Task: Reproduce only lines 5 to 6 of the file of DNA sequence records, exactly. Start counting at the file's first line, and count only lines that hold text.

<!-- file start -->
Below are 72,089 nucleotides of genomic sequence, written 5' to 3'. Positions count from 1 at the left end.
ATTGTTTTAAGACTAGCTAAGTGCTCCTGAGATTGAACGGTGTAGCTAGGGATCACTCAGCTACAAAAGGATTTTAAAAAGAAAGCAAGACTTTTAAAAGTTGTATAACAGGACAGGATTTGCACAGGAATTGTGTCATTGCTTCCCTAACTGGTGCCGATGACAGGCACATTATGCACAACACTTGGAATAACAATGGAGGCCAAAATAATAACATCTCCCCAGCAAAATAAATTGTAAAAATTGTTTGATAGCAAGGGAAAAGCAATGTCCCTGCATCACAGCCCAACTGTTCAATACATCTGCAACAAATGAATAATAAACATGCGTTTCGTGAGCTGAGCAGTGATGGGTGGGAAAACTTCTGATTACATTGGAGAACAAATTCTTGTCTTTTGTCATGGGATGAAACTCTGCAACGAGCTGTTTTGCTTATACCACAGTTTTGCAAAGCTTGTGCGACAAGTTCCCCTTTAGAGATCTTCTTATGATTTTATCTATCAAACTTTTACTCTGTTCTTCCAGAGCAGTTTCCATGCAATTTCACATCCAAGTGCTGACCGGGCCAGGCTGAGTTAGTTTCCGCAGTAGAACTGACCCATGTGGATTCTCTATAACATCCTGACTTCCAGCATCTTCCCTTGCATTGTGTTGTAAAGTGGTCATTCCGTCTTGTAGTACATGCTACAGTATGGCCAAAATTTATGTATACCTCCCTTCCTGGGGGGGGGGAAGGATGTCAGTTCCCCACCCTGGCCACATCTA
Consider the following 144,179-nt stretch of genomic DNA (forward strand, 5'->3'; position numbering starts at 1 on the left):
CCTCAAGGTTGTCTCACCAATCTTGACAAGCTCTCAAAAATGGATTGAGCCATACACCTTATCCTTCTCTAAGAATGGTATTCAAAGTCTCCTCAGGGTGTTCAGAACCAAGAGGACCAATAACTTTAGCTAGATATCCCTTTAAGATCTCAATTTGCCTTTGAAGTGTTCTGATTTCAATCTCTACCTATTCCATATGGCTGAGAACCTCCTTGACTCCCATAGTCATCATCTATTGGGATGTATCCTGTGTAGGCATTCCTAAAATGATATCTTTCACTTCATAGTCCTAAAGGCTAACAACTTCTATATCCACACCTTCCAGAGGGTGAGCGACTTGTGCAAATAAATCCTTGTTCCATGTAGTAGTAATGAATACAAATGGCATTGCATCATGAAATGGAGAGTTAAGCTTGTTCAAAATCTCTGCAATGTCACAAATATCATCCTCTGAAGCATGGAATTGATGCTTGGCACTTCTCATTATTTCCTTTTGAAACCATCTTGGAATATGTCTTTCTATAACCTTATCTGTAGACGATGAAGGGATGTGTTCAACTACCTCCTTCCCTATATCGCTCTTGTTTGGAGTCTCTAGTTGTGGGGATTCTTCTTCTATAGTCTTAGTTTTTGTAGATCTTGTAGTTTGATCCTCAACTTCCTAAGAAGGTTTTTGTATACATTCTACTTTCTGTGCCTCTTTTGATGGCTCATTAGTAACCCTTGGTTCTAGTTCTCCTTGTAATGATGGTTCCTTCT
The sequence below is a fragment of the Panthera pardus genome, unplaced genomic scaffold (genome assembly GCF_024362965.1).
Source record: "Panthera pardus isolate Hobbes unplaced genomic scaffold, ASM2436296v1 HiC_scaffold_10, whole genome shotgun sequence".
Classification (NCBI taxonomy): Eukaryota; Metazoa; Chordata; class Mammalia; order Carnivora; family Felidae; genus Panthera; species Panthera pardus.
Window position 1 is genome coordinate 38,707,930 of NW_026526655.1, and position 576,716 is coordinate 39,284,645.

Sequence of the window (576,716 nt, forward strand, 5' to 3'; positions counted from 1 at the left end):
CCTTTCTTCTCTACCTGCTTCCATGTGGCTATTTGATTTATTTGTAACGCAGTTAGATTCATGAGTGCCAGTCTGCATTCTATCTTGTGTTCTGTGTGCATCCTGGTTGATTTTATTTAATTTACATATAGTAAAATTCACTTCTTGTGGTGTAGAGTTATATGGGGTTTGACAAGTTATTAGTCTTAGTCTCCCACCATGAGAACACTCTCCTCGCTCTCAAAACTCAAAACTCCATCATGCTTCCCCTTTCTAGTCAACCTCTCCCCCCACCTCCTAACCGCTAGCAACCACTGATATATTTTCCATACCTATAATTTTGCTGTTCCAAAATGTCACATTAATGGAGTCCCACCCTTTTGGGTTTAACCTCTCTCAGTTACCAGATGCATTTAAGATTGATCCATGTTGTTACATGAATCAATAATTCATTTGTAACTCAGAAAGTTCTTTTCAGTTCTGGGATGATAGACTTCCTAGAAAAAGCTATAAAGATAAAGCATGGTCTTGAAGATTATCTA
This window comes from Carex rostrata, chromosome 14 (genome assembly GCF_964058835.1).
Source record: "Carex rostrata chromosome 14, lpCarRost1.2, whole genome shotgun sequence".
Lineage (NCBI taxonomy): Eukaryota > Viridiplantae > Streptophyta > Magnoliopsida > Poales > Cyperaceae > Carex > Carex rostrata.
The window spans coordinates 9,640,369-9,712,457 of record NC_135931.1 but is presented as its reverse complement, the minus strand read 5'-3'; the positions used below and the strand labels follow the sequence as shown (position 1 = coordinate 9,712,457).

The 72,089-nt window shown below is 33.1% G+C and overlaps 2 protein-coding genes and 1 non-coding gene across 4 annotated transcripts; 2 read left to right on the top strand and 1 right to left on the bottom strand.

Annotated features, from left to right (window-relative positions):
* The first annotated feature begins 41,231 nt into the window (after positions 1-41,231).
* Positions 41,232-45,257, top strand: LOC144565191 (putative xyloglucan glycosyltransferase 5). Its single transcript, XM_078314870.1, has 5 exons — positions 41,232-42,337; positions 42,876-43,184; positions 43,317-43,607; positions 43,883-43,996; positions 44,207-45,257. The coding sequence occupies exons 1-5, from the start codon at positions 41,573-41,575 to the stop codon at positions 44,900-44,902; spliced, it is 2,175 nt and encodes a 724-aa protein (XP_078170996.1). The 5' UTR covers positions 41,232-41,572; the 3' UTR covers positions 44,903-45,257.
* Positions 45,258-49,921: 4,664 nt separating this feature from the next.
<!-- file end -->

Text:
The sequence below is a fragment of the Panthera pardus genome, unplaced genomic scaffold (genome assembly GCF_024362965.1).
Source record: "Panthera pardus isolate Hobbes unplaced genomic scaffold, ASM2436296v1 HiC_scaffold_10, whole genome shotgun sequence".